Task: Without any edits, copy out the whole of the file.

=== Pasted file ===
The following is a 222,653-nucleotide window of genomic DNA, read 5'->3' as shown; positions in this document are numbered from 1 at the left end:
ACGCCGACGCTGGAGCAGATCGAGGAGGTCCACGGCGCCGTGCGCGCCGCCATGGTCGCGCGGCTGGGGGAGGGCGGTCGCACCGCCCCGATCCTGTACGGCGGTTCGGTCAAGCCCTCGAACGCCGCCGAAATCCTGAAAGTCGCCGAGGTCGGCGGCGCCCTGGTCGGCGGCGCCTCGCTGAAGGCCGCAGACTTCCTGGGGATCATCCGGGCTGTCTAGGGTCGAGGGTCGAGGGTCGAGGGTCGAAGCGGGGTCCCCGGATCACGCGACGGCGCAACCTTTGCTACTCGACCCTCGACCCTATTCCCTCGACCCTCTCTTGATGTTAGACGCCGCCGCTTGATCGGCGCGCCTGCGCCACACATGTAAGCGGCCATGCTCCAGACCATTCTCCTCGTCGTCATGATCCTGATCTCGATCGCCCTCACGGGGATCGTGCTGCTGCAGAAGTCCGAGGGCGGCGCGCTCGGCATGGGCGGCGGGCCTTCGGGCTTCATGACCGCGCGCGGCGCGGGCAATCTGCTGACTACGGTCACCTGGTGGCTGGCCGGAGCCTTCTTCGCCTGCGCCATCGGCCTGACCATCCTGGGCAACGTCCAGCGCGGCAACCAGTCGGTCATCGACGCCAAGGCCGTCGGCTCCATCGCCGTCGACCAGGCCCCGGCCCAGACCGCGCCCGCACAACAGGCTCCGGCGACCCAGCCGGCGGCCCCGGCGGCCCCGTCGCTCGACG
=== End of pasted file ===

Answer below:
The following is a 222,653-nucleotide window of genomic DNA, read 5'->3' as shown; positions in this document are numbered from 1 at the left end:
ACGCCGACGCTGGAGCAGATCGAGGAGGTCCACGGCGCCGTGCGCGCCGCCATGGTCGCGCGGCTGGGGGAGGGCGGTCGCACCGCCCCGATCCTGTACGGCGGTTCGGTCAAGCCCTCGAACGCCGCCGAAATCCTGAAAGTCGCCGAGGTCGGCGGCGCCCTGGTCGGCGGCGCCTCGCTGAAGGCCGCAGACTTCCTGGGGATCATCCGGGCTGTCTAGGGTCGAGGGTCGAGGGTCGAGGGTCGAAGCGGGGTCCCCGGATCACGCGACGGCGCAACCTTTGCTACTCGACCCTCGACCCTATTCCCTCGACCCTCTCTTGATGTTAGACGCCGCCGCTTGATCGGCGCGCCTGCGCCACACATGTAAGCGGCCATGCTCCAGACCATTCTCCTCGTCGTCATGATCCTGATCTCGATCGCCCTCACGGGGATCGTGCTGCTGCAGAAGTCCGAGGGCGGCGCGCTCGGCATGGGCGGCGGGCCTTCGGGCTTCATGACCGCGCGCGGCGCGGGCAATCTGCTGACTACGGTCACCTGGTGGCTGGCCGGAGCCTTCTTCGCCTGCGCCATCGGCCTGACCATCCTGGGCAACGTCCAGCGCGGCAACCAGTCGGTCATCGACGCCAAGGCCGTCGGCTCCATCGCCGTCGACCAGGCCCCGGCCCAGACCGCGCCCGCACAACAGGCTCCGGCGACCCAGCCGGCGGCCCCGGCGGCCCCGTCGCTCGACG